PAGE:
Sen. Tom Coburn (R-Oklahoma) has proposed a $9 trillion deficit reduction plan that would eliminate a tax-exempt bond program that puts sovereign Indian nations on par with states and municipalities, and other economic initiatives that help foster economic development in indigenous communities.
Back in Black, Coburn’s 600-plus page report, was released in mid-July as President Obama and Congress were in the middle of an acrimonious battle over raising the debt ceiling and reducing the deficit. Among the hundreds of programs Coburn suggests slashing are the tax-exempt Tribal Economic Development Bond (TEDB) program that was included in the 2009 stimulus legislation, the Community Development Financial Institutions fund, which has helped dozens of low income trial communities with housing business funding, and its New Markets Tax Credit Program, which was established by Congress in 2000 to spur investments in businesses and real estate projects in low-income communities
The TEDB program authorized tribes to issue up to $2 billion in bonds for economic development purposes with a cap of $30 million for each individual tribe that was selected. The allocations were issued in two parts to a total of 140 tribal nations in September 2009 and February 2010. The nations used the tax exempt bonds for a wide variety of projects including low-income housing, refinancing, industrial, manufacturing, commercial, retail, health, tourism, educational and health facilities, land acquisitions, water, environmental and transportation infrastructure and more. ,
Coburn criticized the TEDB because “unlike previous tribal bonds, this provision does not require bonded projects to fulfill an ‘essential government function,’ and thus can be used for a wide variety of initiatives including tourism development, convention facilities, golf course, and marinas. The bonds are not always put to the best use,” Coburn said, citing Arizona’s Salt River Pima-Maricopa Indian Community construction of the new spring training facility for Major League Baseball’s Colorado Rockies and the Arizona Diamondbacks.
“Tribes contend the provision (the tax exempt bonds) brings them into parity with state and local government bond provisions,” Coburn argued. But Indian country advocates say that sovereign tribal nations should have parity with state and local governments. “Senator Coburn is a rare legislator in today’s toxic political environment in that he actually believes what he says like when he stated that ‘Grover Norquist is old news,’ said Tom Rodgers, Blackfeet founder of Carlyle Consulting. “While very few could dispute the fact of the absolute need not to listen to anything that one of Jack Abramoff’s best friends would say the senator is wrong when it comes to Native American tax policy. This tax provision simply allows Indian Country to do what state and local governments have been able to do for a very long period of time for its citizens. It allows us to build our dreams -- dreams of economic diversification so that we may educate our youth, house our disabled and heal our elderly.” Coburn estimates that eliminating the Tribal Economic Development Bond program could save $400 million over the next 10 years.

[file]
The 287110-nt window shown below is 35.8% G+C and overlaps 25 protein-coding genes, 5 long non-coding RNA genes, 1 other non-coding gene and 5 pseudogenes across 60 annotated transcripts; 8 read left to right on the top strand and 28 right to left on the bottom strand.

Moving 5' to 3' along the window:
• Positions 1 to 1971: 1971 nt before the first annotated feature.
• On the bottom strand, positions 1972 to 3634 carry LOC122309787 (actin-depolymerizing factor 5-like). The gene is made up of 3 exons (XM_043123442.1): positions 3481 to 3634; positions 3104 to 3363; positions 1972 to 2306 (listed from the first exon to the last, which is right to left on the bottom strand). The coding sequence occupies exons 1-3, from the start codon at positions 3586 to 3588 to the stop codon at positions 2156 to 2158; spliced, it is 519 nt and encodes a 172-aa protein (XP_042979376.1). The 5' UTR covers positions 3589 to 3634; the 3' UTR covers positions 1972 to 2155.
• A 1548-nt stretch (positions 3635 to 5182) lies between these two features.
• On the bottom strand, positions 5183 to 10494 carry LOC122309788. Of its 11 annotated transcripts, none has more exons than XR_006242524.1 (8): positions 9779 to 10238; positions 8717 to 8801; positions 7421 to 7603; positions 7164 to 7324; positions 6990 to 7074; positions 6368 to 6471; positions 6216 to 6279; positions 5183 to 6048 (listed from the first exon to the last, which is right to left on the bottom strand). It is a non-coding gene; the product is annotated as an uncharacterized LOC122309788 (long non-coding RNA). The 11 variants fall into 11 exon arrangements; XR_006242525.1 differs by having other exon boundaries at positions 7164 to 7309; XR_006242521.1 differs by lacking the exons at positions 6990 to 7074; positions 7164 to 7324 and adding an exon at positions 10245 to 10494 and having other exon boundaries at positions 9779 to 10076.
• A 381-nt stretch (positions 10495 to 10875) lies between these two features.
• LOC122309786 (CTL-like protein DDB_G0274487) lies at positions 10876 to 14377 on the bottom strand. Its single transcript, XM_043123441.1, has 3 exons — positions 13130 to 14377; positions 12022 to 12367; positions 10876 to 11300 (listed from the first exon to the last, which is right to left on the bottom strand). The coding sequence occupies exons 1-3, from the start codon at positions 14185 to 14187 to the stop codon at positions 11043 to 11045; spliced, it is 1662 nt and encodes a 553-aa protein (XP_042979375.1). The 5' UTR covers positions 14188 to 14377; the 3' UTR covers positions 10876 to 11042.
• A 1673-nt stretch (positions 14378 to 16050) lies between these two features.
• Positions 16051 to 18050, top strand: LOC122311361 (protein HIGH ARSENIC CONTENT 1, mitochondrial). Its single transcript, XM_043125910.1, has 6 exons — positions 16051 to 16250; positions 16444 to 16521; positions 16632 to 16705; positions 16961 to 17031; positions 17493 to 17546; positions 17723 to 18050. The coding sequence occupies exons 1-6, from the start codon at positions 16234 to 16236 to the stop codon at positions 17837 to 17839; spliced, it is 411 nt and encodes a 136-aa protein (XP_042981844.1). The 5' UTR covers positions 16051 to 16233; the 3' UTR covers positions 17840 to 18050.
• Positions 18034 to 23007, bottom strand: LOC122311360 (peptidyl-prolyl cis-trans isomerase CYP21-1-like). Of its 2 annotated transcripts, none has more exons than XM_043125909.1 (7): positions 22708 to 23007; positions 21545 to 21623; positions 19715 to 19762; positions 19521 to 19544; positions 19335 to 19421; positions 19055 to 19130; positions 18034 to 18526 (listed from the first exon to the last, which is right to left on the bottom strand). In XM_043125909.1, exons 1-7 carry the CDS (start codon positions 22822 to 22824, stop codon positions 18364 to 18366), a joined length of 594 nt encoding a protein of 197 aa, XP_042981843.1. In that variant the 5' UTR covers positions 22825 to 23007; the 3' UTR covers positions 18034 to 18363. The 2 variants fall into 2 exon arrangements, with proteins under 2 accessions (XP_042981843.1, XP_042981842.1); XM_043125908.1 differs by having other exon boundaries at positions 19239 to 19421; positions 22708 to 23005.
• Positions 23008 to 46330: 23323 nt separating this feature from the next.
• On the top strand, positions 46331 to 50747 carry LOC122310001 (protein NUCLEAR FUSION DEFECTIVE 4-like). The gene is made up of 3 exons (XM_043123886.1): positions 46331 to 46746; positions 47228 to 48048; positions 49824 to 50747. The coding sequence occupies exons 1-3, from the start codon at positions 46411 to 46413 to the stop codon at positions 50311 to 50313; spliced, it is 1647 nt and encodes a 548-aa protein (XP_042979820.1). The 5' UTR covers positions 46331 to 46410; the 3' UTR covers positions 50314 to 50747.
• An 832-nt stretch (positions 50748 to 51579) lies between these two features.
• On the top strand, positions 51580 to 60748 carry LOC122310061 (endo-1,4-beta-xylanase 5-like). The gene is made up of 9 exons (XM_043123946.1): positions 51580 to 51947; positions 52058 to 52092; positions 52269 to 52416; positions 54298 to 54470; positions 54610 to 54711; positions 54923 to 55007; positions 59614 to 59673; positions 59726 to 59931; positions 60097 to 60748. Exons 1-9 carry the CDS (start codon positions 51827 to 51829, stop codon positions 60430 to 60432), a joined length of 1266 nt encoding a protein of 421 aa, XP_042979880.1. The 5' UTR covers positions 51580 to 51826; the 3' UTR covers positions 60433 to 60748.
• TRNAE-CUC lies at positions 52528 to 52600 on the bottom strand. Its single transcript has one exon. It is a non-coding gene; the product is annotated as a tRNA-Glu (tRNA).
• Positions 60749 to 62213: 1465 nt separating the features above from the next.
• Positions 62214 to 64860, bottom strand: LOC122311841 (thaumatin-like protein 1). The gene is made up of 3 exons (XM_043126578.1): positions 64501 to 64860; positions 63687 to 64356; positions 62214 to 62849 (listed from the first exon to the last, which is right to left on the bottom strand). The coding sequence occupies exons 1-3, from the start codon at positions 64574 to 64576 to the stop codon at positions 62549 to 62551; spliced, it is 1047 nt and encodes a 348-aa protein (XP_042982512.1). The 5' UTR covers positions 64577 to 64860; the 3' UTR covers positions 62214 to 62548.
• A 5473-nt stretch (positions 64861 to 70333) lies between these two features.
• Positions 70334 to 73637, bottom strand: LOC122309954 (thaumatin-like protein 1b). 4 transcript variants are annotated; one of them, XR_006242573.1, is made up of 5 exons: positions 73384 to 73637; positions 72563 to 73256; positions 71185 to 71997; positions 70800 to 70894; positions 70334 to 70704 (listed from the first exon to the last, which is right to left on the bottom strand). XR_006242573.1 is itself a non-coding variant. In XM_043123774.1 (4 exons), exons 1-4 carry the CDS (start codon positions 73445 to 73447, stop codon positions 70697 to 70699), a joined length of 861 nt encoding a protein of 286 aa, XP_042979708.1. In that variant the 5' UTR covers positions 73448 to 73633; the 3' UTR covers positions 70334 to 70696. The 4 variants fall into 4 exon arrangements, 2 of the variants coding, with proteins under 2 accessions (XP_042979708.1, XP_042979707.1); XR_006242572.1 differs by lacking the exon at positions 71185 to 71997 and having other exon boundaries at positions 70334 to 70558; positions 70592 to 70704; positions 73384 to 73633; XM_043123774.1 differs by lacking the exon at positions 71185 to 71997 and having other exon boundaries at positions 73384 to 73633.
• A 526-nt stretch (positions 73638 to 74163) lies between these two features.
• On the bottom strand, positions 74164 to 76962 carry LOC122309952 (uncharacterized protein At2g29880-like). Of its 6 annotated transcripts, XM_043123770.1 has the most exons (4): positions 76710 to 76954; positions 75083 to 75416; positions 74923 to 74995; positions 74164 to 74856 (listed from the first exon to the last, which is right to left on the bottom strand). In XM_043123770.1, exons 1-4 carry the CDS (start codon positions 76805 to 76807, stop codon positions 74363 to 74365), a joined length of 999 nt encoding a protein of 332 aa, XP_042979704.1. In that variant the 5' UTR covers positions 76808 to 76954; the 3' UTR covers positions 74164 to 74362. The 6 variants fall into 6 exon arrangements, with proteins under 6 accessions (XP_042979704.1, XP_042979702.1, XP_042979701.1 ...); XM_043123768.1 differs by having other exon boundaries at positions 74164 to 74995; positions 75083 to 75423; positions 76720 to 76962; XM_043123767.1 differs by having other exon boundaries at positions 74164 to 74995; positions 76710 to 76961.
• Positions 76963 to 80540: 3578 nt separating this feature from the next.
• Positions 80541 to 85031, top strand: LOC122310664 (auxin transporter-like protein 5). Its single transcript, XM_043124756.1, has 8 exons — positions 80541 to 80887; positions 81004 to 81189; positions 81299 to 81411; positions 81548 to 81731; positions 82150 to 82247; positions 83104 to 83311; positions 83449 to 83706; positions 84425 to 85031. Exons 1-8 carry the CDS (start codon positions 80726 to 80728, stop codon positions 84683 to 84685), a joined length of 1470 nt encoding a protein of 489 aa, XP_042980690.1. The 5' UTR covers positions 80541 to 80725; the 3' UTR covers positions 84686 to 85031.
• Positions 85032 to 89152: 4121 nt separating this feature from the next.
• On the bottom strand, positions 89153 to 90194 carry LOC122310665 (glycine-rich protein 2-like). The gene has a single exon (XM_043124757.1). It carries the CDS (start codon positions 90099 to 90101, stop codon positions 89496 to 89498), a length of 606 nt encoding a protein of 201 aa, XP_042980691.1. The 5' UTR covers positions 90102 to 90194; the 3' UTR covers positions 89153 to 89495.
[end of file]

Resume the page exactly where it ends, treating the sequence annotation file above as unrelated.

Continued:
Coburn would eliminate he Community Development Financial Institution (CDFI) fund and its New Markets Tax Credit program, which provide financing and assistance to low income communities. The CDFI’s promote economic development and new businesses; provide housing and start up loans; teach financial literacy programs; and provide community development financial services in general. There are more than 1,000 CDFI’s in the country; as of last December 59 of them were Native-owned with additional 60 preparing for certification.
Coburn said they are irregularities among the non-Native DFI’s and the New Markets Tax Credit program.
“The biggest beneficiaries of the program have been some of the nation’s biggest financiers, including J.P. Morgan Chase, Goldman Sachs and U.S. Bancorp, which among others have collected at least $10 billion since 2003,” he said. He also said the tax breaks provided under the New Markets Tax Credit program have benefitted multimillion-dollar companies. He cited a Wachovia Bank subsidiary that between 2004 and 2009 got $521 million in tax credits, and an additional $204 million in tax credits that went to two divisions of Chase Bank.
Coburn estimates that eliminating CDFI fund, which would impose a kind of collective punishment on Native CDFI’s that have not abused the system, would yield a savings of $2.77 billion over the next 10 years.